Acting Lib Dem leader Sir Ed Davey said the PM’s judgment would be called into question if he did not give Mr Cummings the chop.

“Surely Boris Johnson must now recognise the actions of his top adviser are an insult to the millions who have made huge personal sacrifices to stop the spread of coronavirus,” said the former energy secretary.

Shadow policing minister Sarah Jones said “people are rightly feeling is it one rule for us and one rule for the people at the top” as Dominic Cummings faced more allegations that he broke lockdown rules.

Asked if he should resign, she told Sky News’s Sophy Ridge On Sunday: “I think what we’ve heard in the last 24 hours suggests some quite serious allegations against the PM’s chief adviser and I think people are feeling rightly angry.

“Millions of people have put their lives on hold, have made huge sacrifices to obey the rules during this period and we’ve seen the heartbreak of people not being able to attend funerals of loved ones, not being able to see their family members as they die.

“And I think people are rightly feeling is it one rule for us and one rule for the people at the top. And I think there are questions to ask, both in terms of what Dominic Cummings did, but also in terms of the response that we saw yesterday, where we seemed to get this rowing back of the rules from minister after minister suggesting that nothing had been done incorrectly.”

The SNP's leader in Westminster, Ian Blackford, wrote on Twitter: “It is clear that Boris Johnson must sack Dominic Cummings.

“When the PM’s top adviser ignores the Government’s instruction to the public not to engage in non-essential travel he has to leave office. Immediately.”

Dominic Cummings is a key member of Boris Johnson's team. Credit: PA

Transport Secretary Grant Shapps has reiterated that Mr Cummings stayed put after travelling to Durham.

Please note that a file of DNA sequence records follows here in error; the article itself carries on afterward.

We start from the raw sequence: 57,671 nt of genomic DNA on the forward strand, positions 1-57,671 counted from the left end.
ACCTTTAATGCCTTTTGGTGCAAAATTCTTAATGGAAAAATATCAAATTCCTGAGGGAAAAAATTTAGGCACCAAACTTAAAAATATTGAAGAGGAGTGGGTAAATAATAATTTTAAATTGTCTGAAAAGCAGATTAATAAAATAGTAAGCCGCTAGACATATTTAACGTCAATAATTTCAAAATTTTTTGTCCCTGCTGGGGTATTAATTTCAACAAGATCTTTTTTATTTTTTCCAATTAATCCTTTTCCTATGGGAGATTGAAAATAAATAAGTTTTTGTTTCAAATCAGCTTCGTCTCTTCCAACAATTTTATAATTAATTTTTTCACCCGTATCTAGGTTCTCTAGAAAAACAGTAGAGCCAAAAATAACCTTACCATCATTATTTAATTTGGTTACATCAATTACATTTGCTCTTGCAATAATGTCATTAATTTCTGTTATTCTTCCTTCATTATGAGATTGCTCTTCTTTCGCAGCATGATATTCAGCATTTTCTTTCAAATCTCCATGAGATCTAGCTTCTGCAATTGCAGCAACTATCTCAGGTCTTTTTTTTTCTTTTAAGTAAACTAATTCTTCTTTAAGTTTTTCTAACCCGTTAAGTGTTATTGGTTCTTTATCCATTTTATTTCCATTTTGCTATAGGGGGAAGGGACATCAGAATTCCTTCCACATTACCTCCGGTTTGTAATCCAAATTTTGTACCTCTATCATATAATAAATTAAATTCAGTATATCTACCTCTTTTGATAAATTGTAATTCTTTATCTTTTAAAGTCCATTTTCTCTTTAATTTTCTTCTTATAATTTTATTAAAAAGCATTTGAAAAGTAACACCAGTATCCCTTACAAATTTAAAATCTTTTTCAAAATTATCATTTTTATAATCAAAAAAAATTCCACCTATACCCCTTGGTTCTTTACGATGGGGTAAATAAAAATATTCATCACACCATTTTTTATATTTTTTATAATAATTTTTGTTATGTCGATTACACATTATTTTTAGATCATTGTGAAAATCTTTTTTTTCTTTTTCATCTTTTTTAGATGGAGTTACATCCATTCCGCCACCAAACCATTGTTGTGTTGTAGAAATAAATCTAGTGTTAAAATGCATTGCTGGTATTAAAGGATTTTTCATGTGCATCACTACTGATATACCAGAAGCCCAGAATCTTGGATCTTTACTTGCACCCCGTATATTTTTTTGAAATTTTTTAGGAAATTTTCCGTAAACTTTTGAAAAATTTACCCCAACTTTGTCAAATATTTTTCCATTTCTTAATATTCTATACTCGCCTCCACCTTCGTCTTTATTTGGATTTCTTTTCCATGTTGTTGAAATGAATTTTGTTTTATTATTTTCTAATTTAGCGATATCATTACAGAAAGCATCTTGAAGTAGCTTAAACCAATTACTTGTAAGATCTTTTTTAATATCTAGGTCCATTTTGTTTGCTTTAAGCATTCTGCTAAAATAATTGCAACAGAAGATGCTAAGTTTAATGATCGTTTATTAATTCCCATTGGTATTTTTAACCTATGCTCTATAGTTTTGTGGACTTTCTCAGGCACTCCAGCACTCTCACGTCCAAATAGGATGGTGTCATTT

He told the Sophy Ridge show: “I don’t have all the times and dates for you but I understand he will have travelled up there towards the end of March and stayed there, remained there for 14 days, didn’t leave the property and isolation, as per the rules and guidance.”

Mr Shapps said he was sure Mr Cummings obeyed social distancing rules.

He said: “You’ll appreciate I wasn’t with them so I can’t tell you exactly what that journey was like, but what I do know is that Dominic Cummings – I saw a clip yesterday of him asking journalists to be spaced two metres apart, so I know he is a stickler for those rules about what to do to make sure you are following the two-metre rule and the like, so I’m sure that they took all the necessary precautions.”

In a statement on Saturday morning, Number 10 said Mr Cummings had travelled to be close to family to seek help looking after his four-year-old child after his wife became ill with coronavirus symptoms – a virus which has seen more than 45,000 people in the UK die after contracting it, according to the latest available data.

According to the papers, 70-year-old retired teacher Robin Lees, of Barnard Castle, said he saw Mr Cummings and his family walking by the River Tees near the town.

He told the Mirror and Observer: “I was a bit gobsmacked to see him, because I know what he looks like.

“It just beggars belief to think you could actually drive when the advice was stay home, save lives. It couldn’t have been clearer.”

The papers also reported that a second unnamed source recalled seeing Mr Cummings in woodland near his family’s Durham property on April 19, recognising him due to him wearing his trademark beanie hat.

Responding to the allegations, a No 10 spokeswoman said: “Yesterday the Mirror and Guardian wrote inaccurate stories about Mr Cummings.

“Today they are writing more inaccurate stories including claims that Mr Cummings returned to Durham after returning to work in Downing Street on 14 April.

“We will not waste our time answering a stream of false allegations about Mr Cummings from campaigning newspapers.”